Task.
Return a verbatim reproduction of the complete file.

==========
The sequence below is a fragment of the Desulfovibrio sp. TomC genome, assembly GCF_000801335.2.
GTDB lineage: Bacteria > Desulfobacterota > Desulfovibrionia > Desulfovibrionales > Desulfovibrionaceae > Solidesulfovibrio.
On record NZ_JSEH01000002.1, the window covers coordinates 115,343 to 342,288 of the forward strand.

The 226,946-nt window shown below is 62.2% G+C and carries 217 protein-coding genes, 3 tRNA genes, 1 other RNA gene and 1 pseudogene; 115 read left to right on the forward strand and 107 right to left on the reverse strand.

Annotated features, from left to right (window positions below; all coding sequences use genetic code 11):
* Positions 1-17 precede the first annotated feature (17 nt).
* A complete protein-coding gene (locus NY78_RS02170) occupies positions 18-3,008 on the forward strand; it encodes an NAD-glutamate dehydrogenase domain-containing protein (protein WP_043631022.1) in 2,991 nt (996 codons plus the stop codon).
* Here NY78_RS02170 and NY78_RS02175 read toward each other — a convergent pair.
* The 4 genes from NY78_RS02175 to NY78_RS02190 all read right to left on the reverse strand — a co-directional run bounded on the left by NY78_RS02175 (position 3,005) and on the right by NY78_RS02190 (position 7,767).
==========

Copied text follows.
The sequence below is a fragment of the Desulfovibrio sp. TomC genome, assembly GCF_000801335.2.
GTDB lineage: Bacteria > Desulfobacterota > Desulfovibrionia > Desulfovibrionales > Desulfovibrionaceae > Solidesulfovibrio.
On record NZ_JSEH01000002.1, the window covers coordinates 115,343 to 342,288 of the forward strand.

The 226,946-nt window shown below is 62.2% G+C and carries 217 protein-coding genes, 3 tRNA genes, 1 other RNA gene and 1 pseudogene; 115 read left to right on the forward strand and 107 right to left on the reverse strand.

Annotated features, from left to right (window positions below; all coding sequences use genetic code 11):
* Positions 1-17 precede the first annotated feature (17 nt).
* A complete protein-coding gene (locus NY78_RS02170) occupies positions 18-3,008 on the forward strand; it encodes an NAD-glutamate dehydrogenase domain-containing protein (protein WP_043631022.1) in 2,991 nt (996 codons plus the stop codon).
* Here NY78_RS02170 and NY78_RS02175 read toward each other — a convergent pair.
* The 4 genes from NY78_RS02175 to NY78_RS02190 all read right to left on the reverse strand — a co-directional run bounded on the left by NY78_RS02175 (position 3,005) and on the right by NY78_RS02190 (position 7,767).